Prenuptial AgreementReading up on decisions of interest, including those published in this Journal, is part and parcel of keeping current on the law. In the context of matrimonial law, specifically with respect to the drafting or prenuptial agreements, the Second Department’s recent decision in Rosen v. Rosen, 2021 Slip Op 01278 (2d Dep’t 2021) is worth far more than a passive read. In fact, the decision is arguably worth printing out, filing in your office (or virtual office), and re-reading each and every time the matrimonial practitioner is tasked with drafting a prenuptial agreement that will invariably define the various connotations of what constitutes each party’s “separate property.”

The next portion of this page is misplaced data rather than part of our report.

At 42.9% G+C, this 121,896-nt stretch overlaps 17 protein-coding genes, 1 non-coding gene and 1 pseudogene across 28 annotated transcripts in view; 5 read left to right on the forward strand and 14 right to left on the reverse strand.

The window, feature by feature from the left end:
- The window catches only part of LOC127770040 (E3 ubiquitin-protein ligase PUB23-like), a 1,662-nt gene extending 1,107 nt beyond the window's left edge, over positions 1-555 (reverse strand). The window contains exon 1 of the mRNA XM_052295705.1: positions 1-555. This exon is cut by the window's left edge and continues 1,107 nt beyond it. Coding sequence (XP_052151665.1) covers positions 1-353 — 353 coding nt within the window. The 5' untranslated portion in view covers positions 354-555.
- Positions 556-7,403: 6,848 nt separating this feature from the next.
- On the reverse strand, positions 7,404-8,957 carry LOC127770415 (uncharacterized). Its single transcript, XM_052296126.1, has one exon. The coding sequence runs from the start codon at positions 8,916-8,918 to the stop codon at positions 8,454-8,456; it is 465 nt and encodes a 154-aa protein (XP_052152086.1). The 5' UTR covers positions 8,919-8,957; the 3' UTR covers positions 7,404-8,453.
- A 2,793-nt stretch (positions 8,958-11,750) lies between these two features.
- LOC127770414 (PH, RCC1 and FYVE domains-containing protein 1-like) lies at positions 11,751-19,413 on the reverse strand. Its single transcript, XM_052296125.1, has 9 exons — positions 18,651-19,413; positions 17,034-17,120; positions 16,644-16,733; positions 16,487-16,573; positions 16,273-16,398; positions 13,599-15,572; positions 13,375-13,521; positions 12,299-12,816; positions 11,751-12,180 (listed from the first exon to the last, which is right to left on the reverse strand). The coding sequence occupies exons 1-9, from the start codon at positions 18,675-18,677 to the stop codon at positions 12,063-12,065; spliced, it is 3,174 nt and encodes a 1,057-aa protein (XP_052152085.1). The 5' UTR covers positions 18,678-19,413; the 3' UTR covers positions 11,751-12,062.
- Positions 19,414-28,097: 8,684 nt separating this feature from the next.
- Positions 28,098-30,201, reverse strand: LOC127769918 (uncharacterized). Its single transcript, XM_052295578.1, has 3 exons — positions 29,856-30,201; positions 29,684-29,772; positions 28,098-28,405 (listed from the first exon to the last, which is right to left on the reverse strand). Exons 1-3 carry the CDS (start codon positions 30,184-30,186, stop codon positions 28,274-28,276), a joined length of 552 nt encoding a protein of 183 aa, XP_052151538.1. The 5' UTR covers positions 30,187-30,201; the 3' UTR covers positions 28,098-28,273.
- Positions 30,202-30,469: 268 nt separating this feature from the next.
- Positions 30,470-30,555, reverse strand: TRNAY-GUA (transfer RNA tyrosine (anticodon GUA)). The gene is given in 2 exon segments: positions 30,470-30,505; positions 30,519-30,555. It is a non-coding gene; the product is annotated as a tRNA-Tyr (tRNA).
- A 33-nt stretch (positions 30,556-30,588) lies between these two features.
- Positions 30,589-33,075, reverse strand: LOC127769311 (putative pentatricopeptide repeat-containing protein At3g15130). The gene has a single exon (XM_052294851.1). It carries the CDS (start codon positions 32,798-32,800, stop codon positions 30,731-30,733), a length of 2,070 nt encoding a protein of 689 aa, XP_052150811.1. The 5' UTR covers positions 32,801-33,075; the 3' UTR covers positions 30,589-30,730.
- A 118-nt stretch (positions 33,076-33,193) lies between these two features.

At their core, prenuptial agreements are designed to accomplish certainty in the event of what matrimonial lawyers term a “Termination Event,” “Dissolution Event,” or “Termination of the Marriage.” And while prenuptial agreements are accorded the same benefits bestowed by the law of contracts, time and again we find ourselves in the midst of litigation involving prenuptial agreements and/or reading decisions of interest involving challenges to the enforceability of prenuptial agreements and disputes as to the meaning of their terms.

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